The swirling controversy over allegations that Supreme Court nominee Brett Kavanaugh attempted to rape a 15-year-old when he was 17 is a reminder that Democrats were right to accept the resignation of Sen. Al Franken months ago. They went after one of their own, and despite the pain, they’ve come out on the other side stronger for it.
I met Franken in several different contexts before he ever ran for office. I liked him a lot. And I think his voice in the Senate is genuinely missed on antitrust policy. But as liberals face criticism that their attacks on Kavanaugh are nothing but political opportunism, they can point to a concrete example of how the party believes in the principle that bad acts should be punished, even when it is inconvenient.
Obviously, the accusations against Kavanaugh are not the only reason that most Senate Democrats are opposing his confirmation. Kavanaugh is a loyal follower of a plutocratic brand of judicial activism that Democrats reject. Even if he were a person with an unblemished record of personal integrity, most Democrats would vote against him.
There are other blemishes on this record, too, mostly about his honesty or lack thereof, including his lack of candor about trafficking in stolen emails, his dishonesty regarding his work with William Pryor, his obliviousness (at best) about Judge Alex Kozinski, his deeply dishonest acceptance remarks when Trump first picked him, and beyond.
Democrats are pointing to these at least in part as an attempt to keep the seat on the Court open through the midterms, at which point it’s at least possible Democrats will hold a Senate majority and thus can force Trump into a more moderate selection.
Still, opposing Kavanaugh is worthwhile even if it simply leads to the confirmation of a broadly similar jurist who doesn’t face credible accusations of sexual assault. Appointing Kavanaugh to the Supreme Court condones conduct that can damage the country over and above jurisprudential questions.
In another world, Democrats are facing a fiasco
Imagine a plausible alternate reality in which Franken was still in the Senate and, indeed, still on the Judiciary Committee.
Franken himself obviously wouldn’t be a particularly strong and credible voice on the Kavanaugh allegations in that world. And his colleagues on the Democratic side would be tied up by the practical need to defend him.
We’d inevitably end up getting into the game of parsing degrees of badness, with Democrats arguing, rightly, I suppose, that a pantomimed groping isn’t as bad as an attempted rape, and Republicans firing back — also rightly, I suppose — that bad acts committed by a teenager aren’t as damning as bad acts committed by a full-fledged adult.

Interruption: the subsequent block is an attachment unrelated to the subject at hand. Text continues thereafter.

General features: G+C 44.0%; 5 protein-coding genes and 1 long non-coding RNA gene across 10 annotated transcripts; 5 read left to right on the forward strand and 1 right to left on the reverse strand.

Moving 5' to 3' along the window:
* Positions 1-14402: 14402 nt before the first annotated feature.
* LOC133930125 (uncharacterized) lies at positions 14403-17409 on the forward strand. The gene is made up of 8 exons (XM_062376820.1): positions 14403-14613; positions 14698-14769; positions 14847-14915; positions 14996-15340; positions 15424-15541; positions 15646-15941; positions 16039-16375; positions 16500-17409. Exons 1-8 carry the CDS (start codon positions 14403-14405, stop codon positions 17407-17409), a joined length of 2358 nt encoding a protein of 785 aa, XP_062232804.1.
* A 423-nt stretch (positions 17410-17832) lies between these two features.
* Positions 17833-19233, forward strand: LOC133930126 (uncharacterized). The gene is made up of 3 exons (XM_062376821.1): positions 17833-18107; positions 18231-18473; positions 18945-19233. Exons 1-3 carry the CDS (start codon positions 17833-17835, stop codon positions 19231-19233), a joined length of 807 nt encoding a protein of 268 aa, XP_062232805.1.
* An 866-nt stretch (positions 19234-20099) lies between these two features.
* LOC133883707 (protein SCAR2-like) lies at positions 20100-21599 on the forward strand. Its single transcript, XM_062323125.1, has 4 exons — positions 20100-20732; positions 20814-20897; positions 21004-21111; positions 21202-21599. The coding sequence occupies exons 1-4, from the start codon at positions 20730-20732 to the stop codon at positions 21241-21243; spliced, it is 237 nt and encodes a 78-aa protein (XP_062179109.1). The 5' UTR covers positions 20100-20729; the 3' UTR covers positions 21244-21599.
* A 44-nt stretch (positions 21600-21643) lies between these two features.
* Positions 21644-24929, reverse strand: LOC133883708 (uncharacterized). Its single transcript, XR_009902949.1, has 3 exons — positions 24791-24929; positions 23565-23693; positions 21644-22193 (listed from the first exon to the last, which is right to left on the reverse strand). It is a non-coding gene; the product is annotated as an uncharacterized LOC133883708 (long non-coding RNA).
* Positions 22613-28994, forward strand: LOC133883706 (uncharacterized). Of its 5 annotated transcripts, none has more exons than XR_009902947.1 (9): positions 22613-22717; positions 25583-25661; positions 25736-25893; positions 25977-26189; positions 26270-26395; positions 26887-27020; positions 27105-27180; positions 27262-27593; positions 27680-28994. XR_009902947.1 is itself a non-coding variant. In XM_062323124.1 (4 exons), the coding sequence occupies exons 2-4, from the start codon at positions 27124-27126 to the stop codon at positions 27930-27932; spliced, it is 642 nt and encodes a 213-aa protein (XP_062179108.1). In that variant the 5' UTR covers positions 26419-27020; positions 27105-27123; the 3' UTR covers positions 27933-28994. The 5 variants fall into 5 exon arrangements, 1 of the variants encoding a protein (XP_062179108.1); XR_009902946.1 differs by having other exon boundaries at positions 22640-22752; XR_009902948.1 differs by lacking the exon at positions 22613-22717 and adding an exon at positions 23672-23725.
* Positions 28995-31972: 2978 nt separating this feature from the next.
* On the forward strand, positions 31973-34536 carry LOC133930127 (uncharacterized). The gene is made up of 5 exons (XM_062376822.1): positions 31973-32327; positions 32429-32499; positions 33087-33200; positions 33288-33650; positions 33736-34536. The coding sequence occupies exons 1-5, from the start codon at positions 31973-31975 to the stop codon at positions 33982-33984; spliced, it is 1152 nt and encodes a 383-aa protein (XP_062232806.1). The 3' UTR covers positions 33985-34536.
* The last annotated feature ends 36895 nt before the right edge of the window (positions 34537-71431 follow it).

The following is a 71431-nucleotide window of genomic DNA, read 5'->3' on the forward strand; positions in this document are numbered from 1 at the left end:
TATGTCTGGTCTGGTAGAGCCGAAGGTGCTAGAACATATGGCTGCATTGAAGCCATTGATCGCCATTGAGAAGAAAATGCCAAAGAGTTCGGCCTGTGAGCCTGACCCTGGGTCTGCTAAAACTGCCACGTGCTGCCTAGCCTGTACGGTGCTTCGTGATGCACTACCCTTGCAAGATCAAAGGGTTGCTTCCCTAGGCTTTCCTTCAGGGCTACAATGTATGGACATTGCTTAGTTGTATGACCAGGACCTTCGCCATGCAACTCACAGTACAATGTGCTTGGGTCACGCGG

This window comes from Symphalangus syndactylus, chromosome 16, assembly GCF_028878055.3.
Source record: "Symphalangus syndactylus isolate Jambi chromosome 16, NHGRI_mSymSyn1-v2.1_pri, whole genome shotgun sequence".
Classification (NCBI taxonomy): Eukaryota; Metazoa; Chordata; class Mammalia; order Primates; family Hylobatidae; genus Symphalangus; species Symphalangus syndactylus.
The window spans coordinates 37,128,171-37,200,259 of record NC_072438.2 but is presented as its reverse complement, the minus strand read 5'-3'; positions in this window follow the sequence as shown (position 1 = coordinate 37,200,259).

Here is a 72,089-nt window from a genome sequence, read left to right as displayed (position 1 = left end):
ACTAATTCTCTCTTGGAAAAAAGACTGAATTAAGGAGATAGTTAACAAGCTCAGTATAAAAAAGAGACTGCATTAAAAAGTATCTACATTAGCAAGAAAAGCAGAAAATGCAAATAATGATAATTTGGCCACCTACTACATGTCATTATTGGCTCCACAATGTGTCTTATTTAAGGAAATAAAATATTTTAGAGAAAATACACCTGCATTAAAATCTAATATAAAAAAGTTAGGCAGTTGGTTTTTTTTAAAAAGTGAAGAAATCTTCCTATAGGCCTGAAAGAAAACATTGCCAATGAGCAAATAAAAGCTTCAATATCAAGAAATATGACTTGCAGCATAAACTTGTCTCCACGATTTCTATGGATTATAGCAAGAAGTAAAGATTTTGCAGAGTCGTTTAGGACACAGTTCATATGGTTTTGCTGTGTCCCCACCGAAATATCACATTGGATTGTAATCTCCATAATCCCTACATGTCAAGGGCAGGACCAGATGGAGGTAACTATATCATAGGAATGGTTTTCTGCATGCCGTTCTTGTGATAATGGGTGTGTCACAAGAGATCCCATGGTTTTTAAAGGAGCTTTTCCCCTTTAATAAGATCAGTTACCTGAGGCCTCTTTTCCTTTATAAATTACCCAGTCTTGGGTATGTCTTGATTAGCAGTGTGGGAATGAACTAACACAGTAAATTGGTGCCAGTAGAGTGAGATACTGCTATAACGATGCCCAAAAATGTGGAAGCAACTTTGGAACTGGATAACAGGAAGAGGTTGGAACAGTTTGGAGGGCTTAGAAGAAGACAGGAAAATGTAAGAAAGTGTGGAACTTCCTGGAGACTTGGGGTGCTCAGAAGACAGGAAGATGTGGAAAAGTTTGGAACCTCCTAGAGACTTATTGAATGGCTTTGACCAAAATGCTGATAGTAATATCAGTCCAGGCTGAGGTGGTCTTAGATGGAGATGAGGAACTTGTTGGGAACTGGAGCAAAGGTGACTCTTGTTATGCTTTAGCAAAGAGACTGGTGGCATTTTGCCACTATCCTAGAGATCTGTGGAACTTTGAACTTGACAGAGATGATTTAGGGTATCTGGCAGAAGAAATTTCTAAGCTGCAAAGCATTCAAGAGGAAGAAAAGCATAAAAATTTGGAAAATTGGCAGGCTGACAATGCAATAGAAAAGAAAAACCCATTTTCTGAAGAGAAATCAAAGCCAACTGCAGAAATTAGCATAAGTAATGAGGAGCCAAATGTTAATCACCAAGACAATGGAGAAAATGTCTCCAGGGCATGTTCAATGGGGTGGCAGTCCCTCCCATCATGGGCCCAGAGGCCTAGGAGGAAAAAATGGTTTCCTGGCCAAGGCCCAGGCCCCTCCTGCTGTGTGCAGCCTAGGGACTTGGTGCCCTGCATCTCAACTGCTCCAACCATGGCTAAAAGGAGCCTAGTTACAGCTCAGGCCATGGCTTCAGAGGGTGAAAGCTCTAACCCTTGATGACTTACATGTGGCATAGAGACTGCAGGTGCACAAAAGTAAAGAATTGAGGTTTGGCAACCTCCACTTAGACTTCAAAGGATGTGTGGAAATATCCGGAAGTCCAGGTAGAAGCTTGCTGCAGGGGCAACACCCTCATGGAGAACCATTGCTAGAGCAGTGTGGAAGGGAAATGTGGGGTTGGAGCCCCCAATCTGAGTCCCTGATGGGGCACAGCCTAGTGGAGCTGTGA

As takes pile upon takes, one can hope that the higher principle of “two wrongs don’t make a right” would get a moment in the sun. And hopefully that the question of Kavanaugh’s fitness for a lifetime appointment could be considered on its own terms. But realistically, the whole thing would have turned into a fiasco that was not effective as an anti-Kavanaugh tactic or as part of the larger ongoing project of trying to galvanize women’s anger into concrete electoral action.
With Tina Smith taking Franken’s place, Democrats can, instead, bank on the simple points that bad actions are bad and that high-ranking public officials should be held to a high standard of conduct.
“Unilateral disarmament” isn’t a thing
There was a key worry among progressives during the peak of the Franken news cycle that by holding him accountable for offenses that were less grave than the ones that Republicans are letting Donald Trump skate by on, the Democratic Party was engaging in a foolish form of unilateral disarmament.
The specter of disarmament is, however, fundamentally unreal. Adhering to a high standard of conduct helped Democrats win the Alabama Senate race, by underscoring the seriousness of the charges against Roy Moore. And while it may not ultimately succeed in blocking Kavanaugh’s confirmation, it will certainly raise the political price that vulnerable Republicans like Dean Heller (R-NV) pay for backing him and take the pressure off red-state senators like Joe Donnelly (D-IN) to support him.
Democrats are lucky that the abuse allegations against Rep. Keith Ellison (D-MN) seem to have some credibility problems in the form of a mysterious video that keeps not materializing, but it’s also pretty clear that they’d be better off in the Minnesota attorney general’s race if they had a nominee who didn’t have this cloud over his head.
More egregiously, they’ve actually created a huge political headache for themselves in New Jersey by not “disarming” unilaterally after Sen. Bob Menendez (D-NJ) got by with a hung jury on federal corruption charges. Despite the ruling that his conduct didn’t meet the legal standard for a bribery conviction, it certainly met the ordinary language standard of corrupt.
Had state and national part figures encouraged some other politician to challenge Menendez, she almost certainly would have won the 2018 nomination and would be cruising to an easy victory today. Instead, the party rallied around the incumbent, he turned aside a token primary challenge from a nobody, and now he’s struggling to win reelection in a blue state despite a massively favorable national political climate.
Politics is, famously, an ugly business. But at the end of the day, cleaning up your own house isn’t just the right thing to do — it’s smart politics. If Kirsten Gillibrand and other women of the Senate Democratic caucus hadn’t pushed out Franken months ago, today’s strong political hand versus Kavanaugh easily could have been a Menendez-like fiasco instead.